Vine described the gallery and living space as a "tip".[7] Journalist Catherine Deveney found it "fascinating, like being placed slap bang in the middle of a person’s entire life"[7] with the walls whitewashed and employed as an improvised diary—"Tuesday 4pm" written in black above the bed—[7] large pink cushions on the big bed, boxes, papers, suitcases and propped-up canvases on the floor, a loaded clothes rail, and art materials on a table.[7] The Times journalist, Andrew Billen, visited Vine in June 2004, and said the gallery was a clue that "Saatchi's Midas touch has not turned Stella's life to gold", describing the empty space and collapsed stairs as "emotional chaos".[6]

On 1 July 2004, the show James Jessop and Jasper Joffe opened.[13] The Evening Standard reviewed the show, commenting that Jessop, who worked as a Group 4 security guard for his day job, had exhibited alongside Vine in Saatchi's New Blood exhibition and that his talent was for speed painting[14] having once exhibited 72 canvasses created in 72 hours.[14]

By June 2004, Vine was in debt for £80,000, excluding money due on the property, had stopped answering phone calls, saying "It seems every call I get now is from someone saying I owe them money."[1] She listed the debts as "comfort shopping" on credit cards, loans, council tax, her car and parking fines, and said she found this very depressing: "I am a very depressed, manic person."[1]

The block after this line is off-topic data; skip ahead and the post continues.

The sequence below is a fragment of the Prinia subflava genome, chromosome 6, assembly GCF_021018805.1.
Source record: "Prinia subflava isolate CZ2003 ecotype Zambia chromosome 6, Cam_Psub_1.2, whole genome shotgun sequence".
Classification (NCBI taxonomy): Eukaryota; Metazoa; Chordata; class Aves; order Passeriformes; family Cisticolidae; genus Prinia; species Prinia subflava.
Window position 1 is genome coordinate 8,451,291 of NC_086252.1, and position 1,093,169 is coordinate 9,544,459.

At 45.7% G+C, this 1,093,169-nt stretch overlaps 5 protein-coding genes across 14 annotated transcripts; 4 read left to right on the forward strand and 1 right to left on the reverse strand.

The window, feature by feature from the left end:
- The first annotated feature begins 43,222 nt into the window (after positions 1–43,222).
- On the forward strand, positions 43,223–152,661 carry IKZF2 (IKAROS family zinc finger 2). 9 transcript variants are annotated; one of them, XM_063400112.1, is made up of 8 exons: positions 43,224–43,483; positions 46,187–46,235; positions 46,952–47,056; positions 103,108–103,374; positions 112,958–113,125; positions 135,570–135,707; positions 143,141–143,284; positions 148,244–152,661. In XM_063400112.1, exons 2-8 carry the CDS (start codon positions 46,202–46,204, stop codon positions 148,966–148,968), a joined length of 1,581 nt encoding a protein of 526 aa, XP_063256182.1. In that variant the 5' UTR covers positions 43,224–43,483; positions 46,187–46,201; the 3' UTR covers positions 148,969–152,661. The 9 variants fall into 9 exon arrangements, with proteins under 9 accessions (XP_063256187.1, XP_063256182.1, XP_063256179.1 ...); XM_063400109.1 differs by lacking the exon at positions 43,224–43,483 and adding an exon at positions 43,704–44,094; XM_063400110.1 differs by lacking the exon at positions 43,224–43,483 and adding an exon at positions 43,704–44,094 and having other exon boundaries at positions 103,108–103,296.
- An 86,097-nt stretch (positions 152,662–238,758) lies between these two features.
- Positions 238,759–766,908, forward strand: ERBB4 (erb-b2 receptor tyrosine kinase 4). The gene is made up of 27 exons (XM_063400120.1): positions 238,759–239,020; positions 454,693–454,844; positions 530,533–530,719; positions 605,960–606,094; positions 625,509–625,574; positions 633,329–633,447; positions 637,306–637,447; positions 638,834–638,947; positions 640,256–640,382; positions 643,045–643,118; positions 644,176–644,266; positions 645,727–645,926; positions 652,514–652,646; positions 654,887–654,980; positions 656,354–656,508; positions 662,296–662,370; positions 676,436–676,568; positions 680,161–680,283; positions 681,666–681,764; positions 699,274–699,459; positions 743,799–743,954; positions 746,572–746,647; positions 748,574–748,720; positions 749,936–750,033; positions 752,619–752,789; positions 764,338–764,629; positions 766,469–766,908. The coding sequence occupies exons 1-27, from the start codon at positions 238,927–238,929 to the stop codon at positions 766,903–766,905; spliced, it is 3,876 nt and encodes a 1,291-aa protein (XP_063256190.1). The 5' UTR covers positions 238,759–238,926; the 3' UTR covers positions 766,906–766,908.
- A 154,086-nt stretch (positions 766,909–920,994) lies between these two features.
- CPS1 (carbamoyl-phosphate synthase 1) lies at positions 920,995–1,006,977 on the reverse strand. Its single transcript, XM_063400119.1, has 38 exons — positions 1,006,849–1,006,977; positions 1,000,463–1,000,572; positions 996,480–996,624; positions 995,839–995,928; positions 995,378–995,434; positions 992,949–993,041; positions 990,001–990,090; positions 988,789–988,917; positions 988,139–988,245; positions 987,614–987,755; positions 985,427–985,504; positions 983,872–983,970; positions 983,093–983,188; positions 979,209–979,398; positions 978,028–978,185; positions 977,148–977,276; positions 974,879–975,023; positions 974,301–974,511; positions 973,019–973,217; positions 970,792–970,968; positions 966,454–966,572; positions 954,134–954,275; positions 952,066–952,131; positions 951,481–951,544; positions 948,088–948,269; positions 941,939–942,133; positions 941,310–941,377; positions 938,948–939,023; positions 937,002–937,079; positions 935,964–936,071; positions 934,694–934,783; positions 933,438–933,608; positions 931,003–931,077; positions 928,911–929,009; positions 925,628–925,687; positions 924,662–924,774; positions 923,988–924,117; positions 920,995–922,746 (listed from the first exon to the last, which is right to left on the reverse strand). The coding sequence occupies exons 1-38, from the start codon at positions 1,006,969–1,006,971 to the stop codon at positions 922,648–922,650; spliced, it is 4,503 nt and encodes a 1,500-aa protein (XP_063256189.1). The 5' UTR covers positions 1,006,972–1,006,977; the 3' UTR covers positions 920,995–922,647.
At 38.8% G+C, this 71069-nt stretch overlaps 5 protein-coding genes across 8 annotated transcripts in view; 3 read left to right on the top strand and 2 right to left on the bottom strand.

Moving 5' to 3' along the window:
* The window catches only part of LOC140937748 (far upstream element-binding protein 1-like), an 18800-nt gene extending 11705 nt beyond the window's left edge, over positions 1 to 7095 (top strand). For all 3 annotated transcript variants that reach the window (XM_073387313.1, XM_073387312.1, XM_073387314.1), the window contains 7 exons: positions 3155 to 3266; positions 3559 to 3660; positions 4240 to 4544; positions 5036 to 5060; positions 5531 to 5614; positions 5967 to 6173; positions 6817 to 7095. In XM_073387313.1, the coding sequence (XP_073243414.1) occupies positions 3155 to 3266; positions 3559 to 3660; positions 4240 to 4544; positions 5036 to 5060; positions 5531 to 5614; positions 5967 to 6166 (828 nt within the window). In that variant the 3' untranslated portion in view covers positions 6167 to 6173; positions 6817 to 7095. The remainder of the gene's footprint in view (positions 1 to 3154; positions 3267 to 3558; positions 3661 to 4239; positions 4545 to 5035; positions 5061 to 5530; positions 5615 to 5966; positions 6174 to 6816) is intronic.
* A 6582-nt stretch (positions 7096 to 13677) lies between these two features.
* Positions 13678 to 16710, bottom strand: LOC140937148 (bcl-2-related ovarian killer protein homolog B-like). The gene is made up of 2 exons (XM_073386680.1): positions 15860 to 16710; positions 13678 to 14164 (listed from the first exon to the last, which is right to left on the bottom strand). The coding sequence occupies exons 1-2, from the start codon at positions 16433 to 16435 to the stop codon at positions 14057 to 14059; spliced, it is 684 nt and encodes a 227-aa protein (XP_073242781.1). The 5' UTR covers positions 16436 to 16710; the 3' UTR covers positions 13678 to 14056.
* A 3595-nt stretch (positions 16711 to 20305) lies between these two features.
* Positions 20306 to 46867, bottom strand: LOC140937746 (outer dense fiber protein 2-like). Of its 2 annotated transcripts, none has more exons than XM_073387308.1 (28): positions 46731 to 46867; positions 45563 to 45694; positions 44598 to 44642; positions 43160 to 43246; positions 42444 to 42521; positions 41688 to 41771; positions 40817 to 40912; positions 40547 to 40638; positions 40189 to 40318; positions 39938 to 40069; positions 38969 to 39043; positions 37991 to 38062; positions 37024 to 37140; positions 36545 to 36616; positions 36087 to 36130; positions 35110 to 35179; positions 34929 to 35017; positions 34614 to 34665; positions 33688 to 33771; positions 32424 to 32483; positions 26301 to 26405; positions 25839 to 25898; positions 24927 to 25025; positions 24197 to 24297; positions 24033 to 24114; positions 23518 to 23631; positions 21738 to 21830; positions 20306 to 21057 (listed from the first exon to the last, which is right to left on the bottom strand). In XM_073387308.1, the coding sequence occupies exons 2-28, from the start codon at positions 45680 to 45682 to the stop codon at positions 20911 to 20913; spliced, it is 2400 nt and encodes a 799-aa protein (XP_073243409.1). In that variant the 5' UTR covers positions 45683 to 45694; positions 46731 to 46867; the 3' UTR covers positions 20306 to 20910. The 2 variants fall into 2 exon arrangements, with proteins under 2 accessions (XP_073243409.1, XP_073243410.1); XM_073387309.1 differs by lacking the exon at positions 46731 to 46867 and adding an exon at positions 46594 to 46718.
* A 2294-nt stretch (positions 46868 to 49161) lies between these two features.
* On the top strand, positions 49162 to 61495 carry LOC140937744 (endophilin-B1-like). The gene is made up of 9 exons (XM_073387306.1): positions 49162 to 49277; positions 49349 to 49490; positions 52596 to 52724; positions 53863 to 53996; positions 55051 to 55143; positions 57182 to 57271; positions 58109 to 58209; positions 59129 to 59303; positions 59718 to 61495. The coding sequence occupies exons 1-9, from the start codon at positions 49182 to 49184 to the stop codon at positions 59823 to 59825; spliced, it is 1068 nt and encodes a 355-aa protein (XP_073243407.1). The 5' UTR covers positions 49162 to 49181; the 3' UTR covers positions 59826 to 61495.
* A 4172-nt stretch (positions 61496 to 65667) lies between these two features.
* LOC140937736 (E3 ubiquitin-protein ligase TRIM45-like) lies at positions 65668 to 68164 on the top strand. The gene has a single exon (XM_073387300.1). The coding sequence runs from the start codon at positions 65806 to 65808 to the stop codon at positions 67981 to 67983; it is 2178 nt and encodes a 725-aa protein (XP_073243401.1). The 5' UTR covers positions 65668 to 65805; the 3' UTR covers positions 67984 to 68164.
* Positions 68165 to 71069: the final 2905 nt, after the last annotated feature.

Vine moved to Spain in 2004.[15] She lived in a rundown Spanish farmhouse with her son Jamie, their cat and £20,000 worth of paint and canvas.[15] Vine's house and the shop below it sold at auction in October 2004.[2]

Wardour Street[edit]

In 2006, Vine re-opened the Rosy Wilde gallery, this time on the floor above the first Ann Summers sex shop,[16] in Wardour Street, Soho. She held exhibitions for artists such as Jemima Brown whose show at Rosy Wilde was described as "spooky and unhinged".[17] Other artists to exhibit were Annabel Dover, Cathy Lomax and Michael Crowe whilst show titles included Force Fed Brown Bread, Lux, Give Me Your Blacklisted and Vignettes.[18]

Vine said that her priority was independence, so that she preferred "running a cottage industry and maybe earning £50,000 a year" to earning hundreds of thousands but at the cost of participating in a manipulative system.[16]

The Soho gallery later closed.[citation needed]

Exhibitions[edit]

Year Start End Show Artists
Rosy Wilde in East London
2003 31 July 31 August Olena Robert Ellis, Sigrid Holmwood, Laura Lancaster, Cathy Lomax, Kate Lowe, Kev Rice, Stella Vine, Rachel Warriner.[13]
2003 5 September 4 October Vaguely Romantic Robert Ellis, Tanya Fairey, Sigrid Holmwood, Laura Lancaster, Cathy Lomax, Fiona Lumbers, Dave Smith, Isabel Young[13]
2003 24 October 22 November YKK Kev Rice[13]
2003 25 November 25 November King Performance: Mark Wilsher[13]
2003 29 November 21 December Fanclub Annabel Dover, Sarah Doyle, Antonio Gianasi, Cathy Lomax, Alex Michon, Marcus Oakley, Stella Vine, Yolanda Zappaterra. (performance: Gina Birch)[19]
2004 8 January 1 February Rising Tides' Isabel Young[13]
2004 8 January 1 February Frontin'[20] Fiona Lumbers[13]
2004 5 February 7 March Search & Destroy Alex Gene Morrison[13]
2004 11 March 4 April Projects William Cruickshank[13]